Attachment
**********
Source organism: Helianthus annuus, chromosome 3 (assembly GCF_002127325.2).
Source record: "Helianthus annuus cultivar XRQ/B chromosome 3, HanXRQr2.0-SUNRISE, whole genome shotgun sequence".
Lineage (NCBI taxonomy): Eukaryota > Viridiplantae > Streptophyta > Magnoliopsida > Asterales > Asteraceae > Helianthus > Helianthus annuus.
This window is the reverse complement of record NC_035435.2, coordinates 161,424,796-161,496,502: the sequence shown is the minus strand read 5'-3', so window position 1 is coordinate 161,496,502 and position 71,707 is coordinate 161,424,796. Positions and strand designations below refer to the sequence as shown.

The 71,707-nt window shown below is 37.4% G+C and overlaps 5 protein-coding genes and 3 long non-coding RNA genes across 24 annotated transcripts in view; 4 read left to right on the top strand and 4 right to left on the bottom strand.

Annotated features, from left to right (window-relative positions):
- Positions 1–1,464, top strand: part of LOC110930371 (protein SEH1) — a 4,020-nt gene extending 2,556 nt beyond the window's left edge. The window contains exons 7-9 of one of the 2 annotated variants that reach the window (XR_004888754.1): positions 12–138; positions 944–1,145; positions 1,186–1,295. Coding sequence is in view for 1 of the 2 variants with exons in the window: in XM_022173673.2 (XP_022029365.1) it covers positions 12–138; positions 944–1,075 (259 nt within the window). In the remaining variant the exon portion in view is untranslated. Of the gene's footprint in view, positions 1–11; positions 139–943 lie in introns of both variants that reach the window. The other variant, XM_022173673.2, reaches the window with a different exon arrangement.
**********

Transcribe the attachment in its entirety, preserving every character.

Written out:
Source organism: Helianthus annuus, chromosome 3 (assembly GCF_002127325.2).
Source record: "Helianthus annuus cultivar XRQ/B chromosome 3, HanXRQr2.0-SUNRISE, whole genome shotgun sequence".
Lineage (NCBI taxonomy): Eukaryota > Viridiplantae > Streptophyta > Magnoliopsida > Asterales > Asteraceae > Helianthus > Helianthus annuus.
This window is the reverse complement of record NC_035435.2, coordinates 161,424,796-161,496,502: the sequence shown is the minus strand read 5'-3', so window position 1 is coordinate 161,496,502 and position 71,707 is coordinate 161,424,796. Positions and strand designations below refer to the sequence as shown.

The 71,707-nt window shown below is 37.4% G+C and overlaps 5 protein-coding genes and 3 long non-coding RNA genes across 24 annotated transcripts in view; 4 read left to right on the top strand and 4 right to left on the bottom strand.

Annotated features, from left to right (window-relative positions):
- Positions 1–1,464, top strand: part of LOC110930371 (protein SEH1) — a 4,020-nt gene extending 2,556 nt beyond the window's left edge. The window contains exons 7-9 of one of the 2 annotated variants that reach the window (XR_004888754.1): positions 12–138; positions 944–1,145; positions 1,186–1,295. Coding sequence is in view for 1 of the 2 variants with exons in the window: in XM_022173673.2 (XP_022029365.1) it covers positions 12–138; positions 944–1,075 (259 nt within the window). In the remaining variant the exon portion in view is untranslated. Of the gene's footprint in view, positions 1–11; positions 139–943 lie in introns of both variants that reach the window. The other variant, XM_022173673.2, reaches the window with a different exon arrangement.